Documentation should include the following elements:
- A diagnostic statement identifying the specific disability, date of the most current diagnostic evaluation (within three to five years), and the date of the original diagnosis.
- A description of the diagnostic tests, methods, and/or criteria used including specific test results (standardized test scores), and the examiner’s narrative.
- A description of the current functional impact of the disability. This may be in the form of an examiner's narrative, and/or an interview, but must have a rational relationship to diagnostic assessments. Current documentation is defined using adult norms.
- A statement indicating treatments, medications, or assistive devices/services currently prescribed or in use, with a description of the mediating effects and potential side effects from such treatments.
- A description of the expected progression or stability of the impact of the disability over time, particularly the next five years.
- A history of previous accommodations and their impact.
- The credentials of the diagnosing professional, if not clear from the letterhead or other forms. The diagnosing professional may not be a family member.
- Documentation prepared for specific non-educational venues (i.e. Social Security Administration, Department of Veterans Affairs, etc.) may not meet the criteria as set forth by the ODS.
- IEP or 504 plans will not be considered sufficient documentation unless accompanied by a current and complete evaluation.
Beyond these nine elements needed for documentation, recommendations for accommodations, adaptive devices, assistive services, compensatory strategies, and/or collateral support services will be considered on a case-by-case basis.
Qualified professionals may refer to the Educational Testing Services Guidelines for Attention Deficit Disorder, Learning Disability, or Psychological Disability for more specific information regarding the documentation of a disability. Copies of each may be obtained from the ETS website www.ets.org.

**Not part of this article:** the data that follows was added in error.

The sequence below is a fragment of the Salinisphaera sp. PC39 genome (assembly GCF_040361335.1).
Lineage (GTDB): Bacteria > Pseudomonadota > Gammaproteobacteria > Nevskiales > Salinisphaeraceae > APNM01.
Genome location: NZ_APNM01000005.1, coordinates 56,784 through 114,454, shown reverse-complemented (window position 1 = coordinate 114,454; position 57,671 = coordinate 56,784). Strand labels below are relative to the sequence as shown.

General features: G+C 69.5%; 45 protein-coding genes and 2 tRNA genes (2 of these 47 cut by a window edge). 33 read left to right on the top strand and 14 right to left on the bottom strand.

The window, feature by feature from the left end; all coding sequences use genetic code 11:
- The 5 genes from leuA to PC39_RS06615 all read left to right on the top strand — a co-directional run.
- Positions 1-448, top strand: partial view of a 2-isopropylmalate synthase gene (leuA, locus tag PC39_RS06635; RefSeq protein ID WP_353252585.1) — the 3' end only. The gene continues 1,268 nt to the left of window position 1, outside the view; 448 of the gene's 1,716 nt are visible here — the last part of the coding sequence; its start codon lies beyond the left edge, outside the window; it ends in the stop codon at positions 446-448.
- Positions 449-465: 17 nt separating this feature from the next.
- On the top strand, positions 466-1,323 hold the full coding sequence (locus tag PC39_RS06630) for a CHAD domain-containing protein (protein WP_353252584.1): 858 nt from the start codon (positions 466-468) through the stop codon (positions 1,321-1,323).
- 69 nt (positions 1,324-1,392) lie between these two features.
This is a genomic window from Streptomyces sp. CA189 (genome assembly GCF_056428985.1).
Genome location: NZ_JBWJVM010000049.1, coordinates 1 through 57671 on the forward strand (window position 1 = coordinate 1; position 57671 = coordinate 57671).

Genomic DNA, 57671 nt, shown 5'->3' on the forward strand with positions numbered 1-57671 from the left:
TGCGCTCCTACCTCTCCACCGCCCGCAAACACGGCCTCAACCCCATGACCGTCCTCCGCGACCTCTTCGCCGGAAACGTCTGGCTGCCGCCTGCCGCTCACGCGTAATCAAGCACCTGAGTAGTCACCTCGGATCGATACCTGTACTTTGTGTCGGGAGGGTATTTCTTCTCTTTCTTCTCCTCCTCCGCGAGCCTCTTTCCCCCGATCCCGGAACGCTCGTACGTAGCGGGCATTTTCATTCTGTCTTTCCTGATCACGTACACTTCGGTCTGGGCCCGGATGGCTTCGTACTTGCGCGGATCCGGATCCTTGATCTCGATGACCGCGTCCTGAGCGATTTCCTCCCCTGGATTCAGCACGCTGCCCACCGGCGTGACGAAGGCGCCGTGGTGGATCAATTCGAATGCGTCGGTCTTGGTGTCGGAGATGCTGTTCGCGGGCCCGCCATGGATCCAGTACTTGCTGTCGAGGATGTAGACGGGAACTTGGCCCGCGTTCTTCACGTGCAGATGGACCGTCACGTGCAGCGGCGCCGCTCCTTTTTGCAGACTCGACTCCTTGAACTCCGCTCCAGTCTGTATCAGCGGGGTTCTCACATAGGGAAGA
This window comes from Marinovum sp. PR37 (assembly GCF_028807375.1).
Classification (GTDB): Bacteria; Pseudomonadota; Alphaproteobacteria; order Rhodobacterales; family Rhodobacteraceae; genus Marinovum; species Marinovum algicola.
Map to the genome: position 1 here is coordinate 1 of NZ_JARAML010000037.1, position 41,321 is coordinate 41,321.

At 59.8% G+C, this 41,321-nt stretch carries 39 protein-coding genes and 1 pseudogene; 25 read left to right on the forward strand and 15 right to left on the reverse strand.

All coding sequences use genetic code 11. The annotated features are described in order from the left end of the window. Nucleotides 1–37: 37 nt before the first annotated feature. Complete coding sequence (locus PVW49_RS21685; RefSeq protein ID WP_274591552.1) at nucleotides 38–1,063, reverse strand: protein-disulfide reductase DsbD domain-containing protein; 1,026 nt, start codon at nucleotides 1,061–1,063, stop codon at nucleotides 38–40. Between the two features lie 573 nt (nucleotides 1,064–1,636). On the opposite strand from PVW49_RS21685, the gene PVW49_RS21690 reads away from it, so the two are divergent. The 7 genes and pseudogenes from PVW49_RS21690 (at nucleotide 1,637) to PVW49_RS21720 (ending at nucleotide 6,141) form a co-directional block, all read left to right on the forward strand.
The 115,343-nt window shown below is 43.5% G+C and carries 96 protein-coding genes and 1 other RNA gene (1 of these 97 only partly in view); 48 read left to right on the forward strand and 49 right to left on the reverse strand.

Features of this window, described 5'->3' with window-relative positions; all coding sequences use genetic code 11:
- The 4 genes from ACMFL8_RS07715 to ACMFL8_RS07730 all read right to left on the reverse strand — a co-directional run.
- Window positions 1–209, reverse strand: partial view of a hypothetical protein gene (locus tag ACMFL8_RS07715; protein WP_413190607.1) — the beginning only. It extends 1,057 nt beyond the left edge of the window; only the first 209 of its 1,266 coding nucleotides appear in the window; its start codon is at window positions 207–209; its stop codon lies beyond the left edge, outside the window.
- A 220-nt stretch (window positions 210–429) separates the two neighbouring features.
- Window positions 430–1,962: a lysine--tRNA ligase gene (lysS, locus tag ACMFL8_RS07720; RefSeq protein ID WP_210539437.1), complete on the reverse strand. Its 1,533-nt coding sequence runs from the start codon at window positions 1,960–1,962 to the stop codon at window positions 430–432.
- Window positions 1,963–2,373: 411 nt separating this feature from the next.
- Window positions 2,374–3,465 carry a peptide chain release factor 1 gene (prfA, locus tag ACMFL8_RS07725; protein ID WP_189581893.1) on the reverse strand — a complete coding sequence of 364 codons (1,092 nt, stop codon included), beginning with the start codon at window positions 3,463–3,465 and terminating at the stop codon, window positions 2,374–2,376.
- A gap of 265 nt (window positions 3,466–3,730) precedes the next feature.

Guidelines for Documentation of a Specific Disability
Cadets with a learning disability are required to submit a comprehensive psychological and educational evaluation. Assessment, and any resulting diagnosis, must consist of and be based on a comprehensive assessment battery that does not rely on any one test or subtest (see general documentation guidelines). The ODS recognizes that once a person is diagnosed as having a qualified learning disability under the Americans with Disabilities Act, the disability is normally viewed as life-long. Although the learning disability will continue, the academic impact may change in different educational settings. Therefore, documentation for learning disabilities should include current measures, within the past three to five years, using adult-normed instruments, when appropriate, of the following:
- Aptitude / Cognitive Ability (e.g. WAIS-IV),
- Academic Achievement (e.g. current levels of functioning in reading, mathematics, oral and written language),
- Information Processing (e.g. short, long-term, working memory; visual and auditory processing; executive functioning).
A qualified professional must conduct the evaluation.
Attention Deficit Hyperactivity Disorder (ADHD)
Cadets with Attention Deficit Hyperactivity Disorder (ADHD) are required to submit comprehensive documentation that substantiates the ADHD. This documentation should include evidence of: